For many years, one of the first activities in all my courses has been finding out and sharing where each person in the class was born. On average, my students are born in 15 different countries each semester. To recognize and dignify the diversity I prepare a graphic organizer with the flags of each country, such as in Figure 1, from Spring, 2010, where students came from 19 different countries. The graphic organizer is posted on the front page of each course’s website.

HartmanImage01

 

 

 

 

 

Figure 1 Countries of Origin

 

Table 1 summarizes many of the countries where my students were born over an eight-year period.  It demonstrates the huge cultural diversity in my students from five continents and at least 71 countries. Throughout each semester, students are encouraged to share information about their cultural perspectives and experiences on a wide range of topics.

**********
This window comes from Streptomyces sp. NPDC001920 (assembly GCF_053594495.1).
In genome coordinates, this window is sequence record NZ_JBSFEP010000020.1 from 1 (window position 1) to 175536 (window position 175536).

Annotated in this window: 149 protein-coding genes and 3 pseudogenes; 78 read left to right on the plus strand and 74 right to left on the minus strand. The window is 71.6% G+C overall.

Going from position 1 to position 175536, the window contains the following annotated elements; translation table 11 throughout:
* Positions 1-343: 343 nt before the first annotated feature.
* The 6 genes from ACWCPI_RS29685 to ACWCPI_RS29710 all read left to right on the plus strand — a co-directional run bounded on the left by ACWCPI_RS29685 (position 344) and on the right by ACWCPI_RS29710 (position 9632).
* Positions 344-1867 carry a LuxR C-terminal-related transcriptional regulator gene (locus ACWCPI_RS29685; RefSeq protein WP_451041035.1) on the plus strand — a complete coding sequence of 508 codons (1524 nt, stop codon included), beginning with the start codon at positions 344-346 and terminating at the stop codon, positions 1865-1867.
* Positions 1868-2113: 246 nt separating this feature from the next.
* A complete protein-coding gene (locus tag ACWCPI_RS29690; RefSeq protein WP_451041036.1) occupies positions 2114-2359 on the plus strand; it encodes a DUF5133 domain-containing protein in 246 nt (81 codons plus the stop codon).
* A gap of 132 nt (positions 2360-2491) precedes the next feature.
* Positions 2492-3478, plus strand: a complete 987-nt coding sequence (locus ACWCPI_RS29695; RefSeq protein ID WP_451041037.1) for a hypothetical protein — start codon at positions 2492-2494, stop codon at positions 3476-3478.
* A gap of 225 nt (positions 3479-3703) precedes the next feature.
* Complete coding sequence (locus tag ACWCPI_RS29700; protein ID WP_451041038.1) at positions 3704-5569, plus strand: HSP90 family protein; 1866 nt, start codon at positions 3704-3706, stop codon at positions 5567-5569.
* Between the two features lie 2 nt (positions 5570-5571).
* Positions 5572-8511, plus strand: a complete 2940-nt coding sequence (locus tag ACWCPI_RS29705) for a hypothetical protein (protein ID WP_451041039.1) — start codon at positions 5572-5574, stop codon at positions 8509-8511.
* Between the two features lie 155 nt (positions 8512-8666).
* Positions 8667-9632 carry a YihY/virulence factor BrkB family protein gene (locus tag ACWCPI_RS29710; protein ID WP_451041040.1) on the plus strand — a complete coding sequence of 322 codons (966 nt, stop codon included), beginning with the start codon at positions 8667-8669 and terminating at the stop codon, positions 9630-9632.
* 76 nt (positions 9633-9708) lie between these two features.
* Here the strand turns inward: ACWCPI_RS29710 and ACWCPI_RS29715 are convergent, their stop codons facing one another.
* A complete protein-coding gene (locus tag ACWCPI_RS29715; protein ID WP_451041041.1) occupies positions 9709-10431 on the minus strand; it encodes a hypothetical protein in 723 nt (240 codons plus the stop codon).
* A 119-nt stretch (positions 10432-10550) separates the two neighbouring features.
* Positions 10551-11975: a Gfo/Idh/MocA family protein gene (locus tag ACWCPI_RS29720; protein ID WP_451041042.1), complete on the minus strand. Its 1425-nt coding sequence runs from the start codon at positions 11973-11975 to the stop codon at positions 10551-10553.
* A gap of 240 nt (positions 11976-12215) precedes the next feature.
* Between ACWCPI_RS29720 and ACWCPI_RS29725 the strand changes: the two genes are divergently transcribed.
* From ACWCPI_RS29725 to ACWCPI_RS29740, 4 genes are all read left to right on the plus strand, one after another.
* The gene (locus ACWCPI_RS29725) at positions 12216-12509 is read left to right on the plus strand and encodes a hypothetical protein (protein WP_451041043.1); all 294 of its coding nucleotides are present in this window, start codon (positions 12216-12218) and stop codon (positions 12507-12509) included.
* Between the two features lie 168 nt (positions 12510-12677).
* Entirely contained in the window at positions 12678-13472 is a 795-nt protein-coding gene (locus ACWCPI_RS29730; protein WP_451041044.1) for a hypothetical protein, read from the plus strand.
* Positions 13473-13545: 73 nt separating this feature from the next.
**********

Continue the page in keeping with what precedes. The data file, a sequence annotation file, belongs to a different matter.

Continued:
Table 1 Countries of Origin by Continent

 

Africa Asia Europe North America South America
Algeria

Egypt

Ethiopia

Gambia

Guyana

Ivory Coast

Morocco

Nigeria

Senegal

South Africa

Bangladesh

Burma/Myanmar

China

Hong Kong

India

Israel

Japan

Korea

Kyrgyzstan

Malaysia

Nepal

Palestine

Philippines

Pakistan

Singapore

Taiwan

United Arab  Emirates

Albania

Belarus

Belgium

Bulgaria

Czechoslovakia

Croatia

Cyprus

England

Greece

France

Italy

Poland

Portugal

Russia

Spain

Sweden

Turkey

Ukraine

 

Bermuda

Canada

Costa Rica

Cuba

Dominican Republic

El Salvador

Grenada

Haiti

Honduras

Jamaica

Mexico

Nicaragua

Panama

Puerto Rico

St. Kitts